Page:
WMD-14. In his famous “Axis of Evil” speech, the President named three specific countries: Iraq, Iran, and North Korea. We took out after the one that did not have an advanced nuclear weapons program, but in no way did that make nuclear weapons more attractive to rogue governments.

WMD-15. Tony Blair has suffered much worse abuse from opponents over the allegedly missing WMD than has George W. Bush. This in no way influenced his decision to get into bed with the French and the Germans as they seek to smooth over the very real problem of the Iranian nuclear weapon program.

WMD-16. The French and the Germans worked to lift sanctions against Saddam’s Iraq because they had a financial stake in trade with Saddam. The missing WMD have in no way provided cover for them as they try to pull the same stunt with Iran.

WMD-17. Colin Powell went against his instincts to support the Administration case against Saddam in a powerful speech to the UN Security Council. Our own investigations have proven that the situation with Saddam’s WMD was not what Gen. Powell said, a fact which has been trumpeted across the globe by many opponents of the US. This has no impact whatsoever on his credibility as he challenges the French, the Germans, and the British over Iran’s nuclear weapon program.

WMD-18. And if it does, it’s Colin Powell’s fault, because he “just doesn’t get it.”

WMD-19. Dr. David Kay didn’t find any WMD because he didn’t looked everywhere.

WMD-20. Dr. Kay did not find WMD because he lost faith and gave up too early.

WMD-21. Nearly everything anyone wrote in support of the war depended in some way on the work of Dr. Kay. That does not mean that we should listen to him now, or even respect him, that turncoat.

WMD-22. When Dr. Kay gave his stunning interim report to Congress in October 2003, making it very clear that the WMD were likely not there, we were under no obligation whatsoever to start explaining why we went to war.

WMD-23. If we had, Jay Leno could not have spent the last year making jokes that the “real reasons” for the war were “oil.” Only a spoilsport stands in the way of a good joke.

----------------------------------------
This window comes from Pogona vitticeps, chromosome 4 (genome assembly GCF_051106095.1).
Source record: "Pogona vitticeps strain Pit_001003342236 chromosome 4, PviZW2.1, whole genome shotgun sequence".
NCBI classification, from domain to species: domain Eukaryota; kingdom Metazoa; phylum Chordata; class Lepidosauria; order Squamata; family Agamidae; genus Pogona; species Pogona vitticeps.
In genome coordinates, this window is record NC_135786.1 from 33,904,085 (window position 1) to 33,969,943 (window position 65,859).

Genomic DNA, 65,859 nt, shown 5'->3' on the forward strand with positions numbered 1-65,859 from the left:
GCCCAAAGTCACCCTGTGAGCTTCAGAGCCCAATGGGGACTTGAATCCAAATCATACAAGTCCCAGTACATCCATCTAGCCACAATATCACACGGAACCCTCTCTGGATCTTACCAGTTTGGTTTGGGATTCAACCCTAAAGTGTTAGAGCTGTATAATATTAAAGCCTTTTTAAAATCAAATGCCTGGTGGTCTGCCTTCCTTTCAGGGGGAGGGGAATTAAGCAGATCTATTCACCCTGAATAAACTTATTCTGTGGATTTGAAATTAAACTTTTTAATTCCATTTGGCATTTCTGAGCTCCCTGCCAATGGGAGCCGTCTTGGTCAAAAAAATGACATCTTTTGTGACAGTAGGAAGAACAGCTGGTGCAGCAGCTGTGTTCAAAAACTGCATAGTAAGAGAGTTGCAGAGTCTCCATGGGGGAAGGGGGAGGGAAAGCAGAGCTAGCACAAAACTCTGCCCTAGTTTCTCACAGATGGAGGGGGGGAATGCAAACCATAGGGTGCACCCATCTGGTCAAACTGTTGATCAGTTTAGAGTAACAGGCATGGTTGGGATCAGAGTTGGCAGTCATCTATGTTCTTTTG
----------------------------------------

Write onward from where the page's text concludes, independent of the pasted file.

WMD-24. A carefully argued piece in the National Interest (circ: 27) carries much more weight with the American public than some joke by Mr. Leno (average audience: 489,273 gazillion. Squared.)

WMD-25. Look, all 27 of us had lunch in the last month, and not one of us could repeat one of Mr. Leno’s jokes about “oil.” Most of us are in bed by ten, and we can’t tell jokes anyway.

WMD-26. O.K, we checked, and it was just 26 of us. There’s that retired Foreign Service Officer who lives in Trinidad. He doesn’t get into town much anymore, but we are pretty sure he doesn’t have a television. Besides, they don’t show the Tonight Show in Trinidad, do they?

WMD-27. Dr. Kay was appointed to head the “Iraq Survey Group” only after it turned out our troops did not trip over WMD as they marched through throngs of happy natives rising up to greet them. He could not begin his work until July 2003.

WMD-28. After three months of work, Dr. Kay recounted that his team frequently entered laboratories and research centers to find files that were still smoldering and running computers that had just been stripped.

WMD-29. Those last two points shed no light whatsoever on how well the war was planned.

WMD-30. In any case, Saddam’s WMD are in Syria or buried in the ground. Or somewhere. They will dramatically appear two days before the election.

WMD-31. Well, O.K., they didn’t, but the President is waiting to reveal them at the right moment. He’s holding out to test our faith, and our faith in the existence of Saddam’s WMD is unshaken by the cold, hard evidence. Make no mistake about that.

WMD-32. Look, they really are there. In Syria. Or underground. Or somewhere.

WMD-33. Okay, listen up, all you little countries who bravely resisted bullying from France and Germany to support us. That was great, and, yes, our extravagant claims about WMD convinced you to do so over the opposition of your own people. But look, we are under no obligation whatsoever to explain what happened, you little ingrates. You should come up with your own damn reasons for supporting us. We are too busy implementing the “real reasons.” Which we can’t specify.

WMD-34. If someone had no interest whatsoever in nation-building before the war—like, you know, every senior official in the Bush administration—but now he uses nation-building as cover for the fact that there are no WMD, that’s really cool.

WMD-35. Trust us: Syria. When we invade Syria, we’ll find them.

It’s true they laughed at the Wright Brothers. They also laughed at the guys who strapped on fake wings and drove their bikes off of cliffs.

Part Three
The Iraq War

IW-1. The Iraq war was confirmation—as if any were needed—that the fundamental nature of warfare has changed, thanks to American technology and management techniques. This new way of war has been tested and found to be a screaming success.

IW-2. If we ever have to use it against an army that is actually motivated, prepared, and well equipped, it will work just as well as it did against an army that turned and ran like scared little bunny rabbits.